The Ruby in the Smoke

Wed 3rd – Mon 29th August 2016

reviews

Ellen Hodgetts

at 19:53 on 24th Aug 2016

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The set of ‘The Ruby in the Smoke’ is brilliant: a crowded cityscape complete with lit windows, it is immediately evocative of the Victorian time period in which this adaptation of Philip Pullman’s novel is set. It has hidden depths, as it is revealed that the blocks that make up the buildings are hollow, and open out to create shelves and tables as the scene requires, whilst also allowing quick access to the props which support this technically ambitious performance. The nature of the scenery sets the tone early on for the inventiveness of this new adaptation. Ambitious and energetic, the cast of six manage to play fourteen characters between them, switching with ease and ability whilst demonstrating an impressive range of accents.

It is ambition, however, which ultimately contributes to the downfall of this play. There is too much going on. Being unfamiliar with Philip Pullman’s original version of ‘The Ruby in the Smoke’, I find the plot at times hard to follow, due to the large number of scene changes, locations and characters. It is a mystery-ridden narrative which follows the recently orphaned Sally Lockhart as she attempts to make sense of the secrets left behind after her father’s death, which revolve around ‘the seven blessings’ and a much-desired ruby. Much of this is told, however, through rushed sections of dialogue and conversational exchanges with a large and variable group of characters to attempt to fill in the gaps.

This is further hindered by the span of locations covered, as we rush across London from a shipping company’s office to a photographer’s studio to the countryside of Swaleness without pausing for breath. The small venue size with which they are working inhibits the clarity of these relocations, although this is something the cast work with well by using a series of quick yet detailed costume changes to help with the demarcation.

The performance from all cast members is solid and convincing, and there are exciting and innovative moments of physical theatre – a particular favourite being the mimicry of the flooding ship on which Sarah’s father died. Particular mention, however, must go to Tris Hobson as Reverend Bedwell and his twin brother, who makes slick transitions between the two characters with an irrepressible energy and physicality.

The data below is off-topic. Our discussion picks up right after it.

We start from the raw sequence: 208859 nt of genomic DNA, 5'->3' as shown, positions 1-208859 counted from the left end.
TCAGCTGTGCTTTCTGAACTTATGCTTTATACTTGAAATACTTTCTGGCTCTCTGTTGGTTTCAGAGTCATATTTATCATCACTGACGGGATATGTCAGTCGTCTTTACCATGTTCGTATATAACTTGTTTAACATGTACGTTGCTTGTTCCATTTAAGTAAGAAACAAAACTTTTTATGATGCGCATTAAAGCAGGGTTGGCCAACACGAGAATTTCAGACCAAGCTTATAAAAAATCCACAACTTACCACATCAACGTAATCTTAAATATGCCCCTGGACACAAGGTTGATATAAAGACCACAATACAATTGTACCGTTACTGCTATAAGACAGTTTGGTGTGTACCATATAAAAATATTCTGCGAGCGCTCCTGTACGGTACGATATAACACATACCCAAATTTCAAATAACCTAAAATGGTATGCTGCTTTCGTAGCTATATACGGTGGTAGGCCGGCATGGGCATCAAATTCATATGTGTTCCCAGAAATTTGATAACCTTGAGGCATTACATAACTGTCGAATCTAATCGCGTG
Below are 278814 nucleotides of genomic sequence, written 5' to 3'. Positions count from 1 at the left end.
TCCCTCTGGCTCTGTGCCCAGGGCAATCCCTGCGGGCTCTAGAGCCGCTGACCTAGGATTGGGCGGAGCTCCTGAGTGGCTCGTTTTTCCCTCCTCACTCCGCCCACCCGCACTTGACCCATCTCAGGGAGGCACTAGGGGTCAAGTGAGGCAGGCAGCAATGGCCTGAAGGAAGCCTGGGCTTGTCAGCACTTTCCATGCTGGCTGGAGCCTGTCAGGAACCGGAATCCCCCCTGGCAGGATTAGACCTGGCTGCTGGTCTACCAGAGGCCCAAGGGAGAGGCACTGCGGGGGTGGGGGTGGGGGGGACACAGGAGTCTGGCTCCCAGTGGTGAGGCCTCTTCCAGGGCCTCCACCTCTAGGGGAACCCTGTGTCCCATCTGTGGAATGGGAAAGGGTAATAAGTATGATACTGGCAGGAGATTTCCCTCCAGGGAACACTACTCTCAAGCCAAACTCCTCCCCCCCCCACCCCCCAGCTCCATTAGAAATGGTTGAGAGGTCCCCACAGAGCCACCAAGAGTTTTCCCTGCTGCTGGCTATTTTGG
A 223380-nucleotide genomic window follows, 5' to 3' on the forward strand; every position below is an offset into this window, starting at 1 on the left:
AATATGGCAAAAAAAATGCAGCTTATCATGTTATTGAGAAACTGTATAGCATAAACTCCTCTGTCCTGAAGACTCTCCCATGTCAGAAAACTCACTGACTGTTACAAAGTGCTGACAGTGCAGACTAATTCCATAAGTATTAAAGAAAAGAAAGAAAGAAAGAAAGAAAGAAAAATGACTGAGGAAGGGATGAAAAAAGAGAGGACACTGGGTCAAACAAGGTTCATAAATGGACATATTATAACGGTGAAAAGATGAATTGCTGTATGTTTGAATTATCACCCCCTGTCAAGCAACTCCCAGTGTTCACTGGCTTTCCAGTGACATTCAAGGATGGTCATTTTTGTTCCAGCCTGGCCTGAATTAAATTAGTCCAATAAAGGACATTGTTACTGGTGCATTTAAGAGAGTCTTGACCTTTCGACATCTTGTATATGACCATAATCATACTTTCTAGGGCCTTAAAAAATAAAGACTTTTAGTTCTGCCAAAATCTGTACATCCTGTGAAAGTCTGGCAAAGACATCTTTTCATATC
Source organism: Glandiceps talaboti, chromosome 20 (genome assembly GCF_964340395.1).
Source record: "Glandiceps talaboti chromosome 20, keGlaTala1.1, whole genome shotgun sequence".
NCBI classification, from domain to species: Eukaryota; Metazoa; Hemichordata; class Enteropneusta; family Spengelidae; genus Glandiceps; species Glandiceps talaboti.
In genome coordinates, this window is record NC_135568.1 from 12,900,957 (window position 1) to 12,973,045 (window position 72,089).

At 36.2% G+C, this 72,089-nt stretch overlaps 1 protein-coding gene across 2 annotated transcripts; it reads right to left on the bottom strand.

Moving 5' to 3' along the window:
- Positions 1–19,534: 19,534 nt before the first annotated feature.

Whilst this performance has its standout moments, it is too much for merely an hour, and as a result at times feels rushed and unconvincing. As a result of this, the resolution of the mystery becomes anti-climactic, as emotions and responses are never able to fully develop before we are whisked off to the next narrative section.

‘The Ruby in the Smoke’ is a performance with a lot of potential - whilst not a revolutionary or groundbreaking piece of theatre, it is undeniably entertaining, carried out with impressive staging and direction, and would appeal to any age group.

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Becky Wilson

at 12:57 on 25th Aug 2016

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Converting novels from page to stage is rarely simple. But condensing one of Philip Pullman’s intricately-layered stories into an hour-long slot at the Fringe is in another realm entirely. Reprint Productions’ modest cast of six are forced to carry the burden of fourteen varied characters, dark Victorian intrigue, and an extremely convoluted mystery plot upon their shoulders. Thanks to some incredible acting talent and visionary direction, they just about manage to pull it all off.

The pace of ‘The Ruby in the Smoke’ is so fast that, with all the twists and turns, I almost get whiplash. While, in theory, a fast pace should sweep up the audience in a tide of excitement, in this production we are left by the wayside, scratching our heads. The cast are spread too thinly across too many roles; at times, it is difficult to be certain who is playing who. Given ‘The Ruby in the Smoke’ is marketed as young adult fiction, a shrewd move would be to either simplify the plot, or extend the same action over a longer running time. I doubt anyone under the age of eighteen, if not already well-acquainted with the story, would be capable of following this play at its current breakneck speed.

Indeed, lengthening the play would also solve its emotional shallowness. Rebecca Lenihan strikes me as a little stiff in the central role of Sally Lockhart, but this is because she is never granted enough time to showcase her talent. She is rushed from her displacement at the start of the play to a final act of rebellion without space to breathe or reflect. This leaves the entire show feeling emotionless and robotic in its relentless drive forwards.

However, this fast pace is partly what makes the performances of the ensemble cast so ridiculously impressive. Each actor plunges into varied accents, physicalities and some fantastically imaginative moments of physical theatre with a polished energy. Across the hour, there is not a single moment in which any of their masks slip, despite never being given more than a few minutes offstage to catch their breath; such unswerving commitment to their roles absolutely must not go uncredited. Tris Hobson’s performance stands out. His switch between the roles of a sober Reverend and dying opium addict within seconds, aided by some very sharp direction and neat teamwork is, quite simply, stunning.

With one of the best sets at the Fringe, some incredibly original direction and a cast that hits the ground running, ‘The Ruby in the Smoke’ is a fantastic piece of theatre. It is such a shame that the pace of the thing has been so ridiculously misjudged. If this glaringly obvious flaw is rectified, this show would be an irrefutable success.

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